Russian electricity giant Unified Energy System, which accounts for 2 percent of global greenhouse gases, is close to signing 30 Kyoto-linked deals to slash emissions by 20 million tonnes a year, it said on Wednesday.
MOSCOW Russian electricity giant Unified Energy System, which accounts for 2 percent of global greenhouse gases, is close to signing 30 Kyoto-linked deals to slash emissions by 20 million tonnes a year, it said on Wednesday.
In a statement released on the day the Kyoto Protocol on global warming came into force, UES (EESR.RTS) said two of the projects were ready to be implemented now after help from Denmark.
The savings are minimal compared to the 1.88 billion tonnes of carbon dioxide Russia produces a year, but show how much scope the country's firms have to attract Kyoto-linked foreign investment to cut emissions.
Kyoto requires developed countries to cap emissions of greenhouse gases which are widely blamed for global warming.
"Two projects are completely ready ... with the reduction already contracted with the Danish Environmental Protection Agency," the Russian power monopoly said.
"The total reduction of emissions on these projects every year exceeds 465,000 tonnes, with the total (cost of the project) 12 million euros ($15.63 million)," it added, saying this first deal would convert two coal-fired power stations to using gas.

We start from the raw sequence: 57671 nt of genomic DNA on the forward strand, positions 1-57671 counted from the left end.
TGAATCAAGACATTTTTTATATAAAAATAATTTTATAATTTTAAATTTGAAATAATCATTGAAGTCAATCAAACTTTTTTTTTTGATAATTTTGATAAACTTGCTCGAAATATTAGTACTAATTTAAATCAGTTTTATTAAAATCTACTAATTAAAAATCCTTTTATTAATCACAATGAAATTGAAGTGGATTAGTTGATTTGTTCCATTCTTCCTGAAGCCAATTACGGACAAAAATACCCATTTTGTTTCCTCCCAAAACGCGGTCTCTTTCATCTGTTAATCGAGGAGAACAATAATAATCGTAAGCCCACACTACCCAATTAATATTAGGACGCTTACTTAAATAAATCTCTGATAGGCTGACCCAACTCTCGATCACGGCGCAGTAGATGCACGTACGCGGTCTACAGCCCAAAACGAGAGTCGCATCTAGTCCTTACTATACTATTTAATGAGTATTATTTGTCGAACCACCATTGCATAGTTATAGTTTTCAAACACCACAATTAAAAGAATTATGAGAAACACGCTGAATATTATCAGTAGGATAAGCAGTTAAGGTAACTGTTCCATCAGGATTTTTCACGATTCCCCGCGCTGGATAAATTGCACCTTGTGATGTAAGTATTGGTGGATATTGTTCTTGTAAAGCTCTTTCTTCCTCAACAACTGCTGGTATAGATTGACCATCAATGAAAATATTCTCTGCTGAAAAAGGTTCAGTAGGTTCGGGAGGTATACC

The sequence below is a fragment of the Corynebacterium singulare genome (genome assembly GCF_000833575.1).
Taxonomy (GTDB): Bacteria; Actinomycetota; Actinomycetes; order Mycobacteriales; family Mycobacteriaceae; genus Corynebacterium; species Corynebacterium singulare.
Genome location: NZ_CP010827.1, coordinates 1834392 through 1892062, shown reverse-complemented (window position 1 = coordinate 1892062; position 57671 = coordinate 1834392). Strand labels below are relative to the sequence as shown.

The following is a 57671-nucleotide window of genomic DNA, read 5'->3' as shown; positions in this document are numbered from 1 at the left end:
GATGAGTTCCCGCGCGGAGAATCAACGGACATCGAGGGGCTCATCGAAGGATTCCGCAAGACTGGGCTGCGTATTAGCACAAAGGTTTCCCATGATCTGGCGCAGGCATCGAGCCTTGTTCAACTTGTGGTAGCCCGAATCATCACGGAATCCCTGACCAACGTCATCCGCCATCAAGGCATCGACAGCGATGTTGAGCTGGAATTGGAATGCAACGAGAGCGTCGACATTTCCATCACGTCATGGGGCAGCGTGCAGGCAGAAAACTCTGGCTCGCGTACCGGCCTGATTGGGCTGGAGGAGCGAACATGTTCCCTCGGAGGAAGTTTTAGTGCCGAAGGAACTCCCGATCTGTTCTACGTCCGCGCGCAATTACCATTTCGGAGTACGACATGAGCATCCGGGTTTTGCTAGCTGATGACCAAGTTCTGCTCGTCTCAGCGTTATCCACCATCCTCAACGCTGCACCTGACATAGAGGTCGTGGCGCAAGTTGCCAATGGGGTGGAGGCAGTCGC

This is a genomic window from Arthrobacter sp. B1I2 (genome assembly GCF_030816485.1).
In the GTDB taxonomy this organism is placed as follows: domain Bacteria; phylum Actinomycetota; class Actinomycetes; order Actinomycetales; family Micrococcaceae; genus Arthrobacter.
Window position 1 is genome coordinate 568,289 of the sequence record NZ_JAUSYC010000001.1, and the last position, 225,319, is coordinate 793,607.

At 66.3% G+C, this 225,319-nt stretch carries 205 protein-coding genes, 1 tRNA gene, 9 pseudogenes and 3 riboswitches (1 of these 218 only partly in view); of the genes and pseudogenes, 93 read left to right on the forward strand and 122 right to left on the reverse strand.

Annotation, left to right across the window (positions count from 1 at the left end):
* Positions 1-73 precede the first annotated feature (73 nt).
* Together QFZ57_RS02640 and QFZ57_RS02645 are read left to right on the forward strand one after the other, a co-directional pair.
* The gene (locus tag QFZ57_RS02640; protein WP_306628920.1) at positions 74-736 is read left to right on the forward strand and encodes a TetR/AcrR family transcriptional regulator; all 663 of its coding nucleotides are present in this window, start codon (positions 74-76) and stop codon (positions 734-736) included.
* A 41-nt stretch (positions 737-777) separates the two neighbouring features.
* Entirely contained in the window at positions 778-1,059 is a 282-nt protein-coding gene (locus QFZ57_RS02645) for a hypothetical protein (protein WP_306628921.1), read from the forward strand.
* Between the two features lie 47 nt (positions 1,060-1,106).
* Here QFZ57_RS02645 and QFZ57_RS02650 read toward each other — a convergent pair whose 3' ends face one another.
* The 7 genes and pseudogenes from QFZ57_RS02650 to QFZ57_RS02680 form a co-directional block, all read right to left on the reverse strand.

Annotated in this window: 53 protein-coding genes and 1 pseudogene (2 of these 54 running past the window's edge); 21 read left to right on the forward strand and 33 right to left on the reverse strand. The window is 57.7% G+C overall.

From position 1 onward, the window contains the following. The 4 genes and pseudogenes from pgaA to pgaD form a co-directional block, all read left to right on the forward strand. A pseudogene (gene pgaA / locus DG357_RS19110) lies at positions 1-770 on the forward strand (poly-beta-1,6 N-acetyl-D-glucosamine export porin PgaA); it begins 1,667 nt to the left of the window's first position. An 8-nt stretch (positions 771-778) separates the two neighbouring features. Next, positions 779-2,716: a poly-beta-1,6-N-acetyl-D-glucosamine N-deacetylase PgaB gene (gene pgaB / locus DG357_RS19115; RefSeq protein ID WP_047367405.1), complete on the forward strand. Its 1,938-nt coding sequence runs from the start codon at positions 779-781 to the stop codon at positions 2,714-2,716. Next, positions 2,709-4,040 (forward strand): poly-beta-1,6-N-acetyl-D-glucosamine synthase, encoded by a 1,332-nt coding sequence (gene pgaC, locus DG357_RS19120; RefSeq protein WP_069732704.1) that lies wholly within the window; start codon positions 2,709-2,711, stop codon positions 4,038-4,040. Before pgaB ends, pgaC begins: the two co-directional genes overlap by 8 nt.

Under Kyoto's terms, firms can invest in cutting emissions outside their own country and count the savings as their own -- an aspect of the pact that has long interested UES which is seeking investment to upgrade its power stations.
Russia's vast and crumbling industrial base uses energy around two and half times less efficiently than factories in Western countries and the potential for so-called Joint Implementation projects is enormous.
In a statement released to mark Kyoto's entry into force, Greenpeace said Russian energy use is so inefficient that 40 percent of national consumption is wasted.
"(Annual) energy losses ... can be compared with the volume of exported Russian oil or the output of 100 large heat power plants," said the environmental group, adding that much of the wastage came from poorly insulated apartment blocks.
"It takes five times more fuel to heat one square metre (of housing floor space) in Russia than in Sweden."
Russia ratified the Kyoto Protocol in November, giving the pact enough signatories to come into force worldwide.
It is the first legally binding effort to fight global warming, but the United States, the world's biggest polluter, has refused to take part.
Washington says Kyoto unfairly exempts large developing industrial nations like China and India and that curbs on pollution could harm the U.S. economy.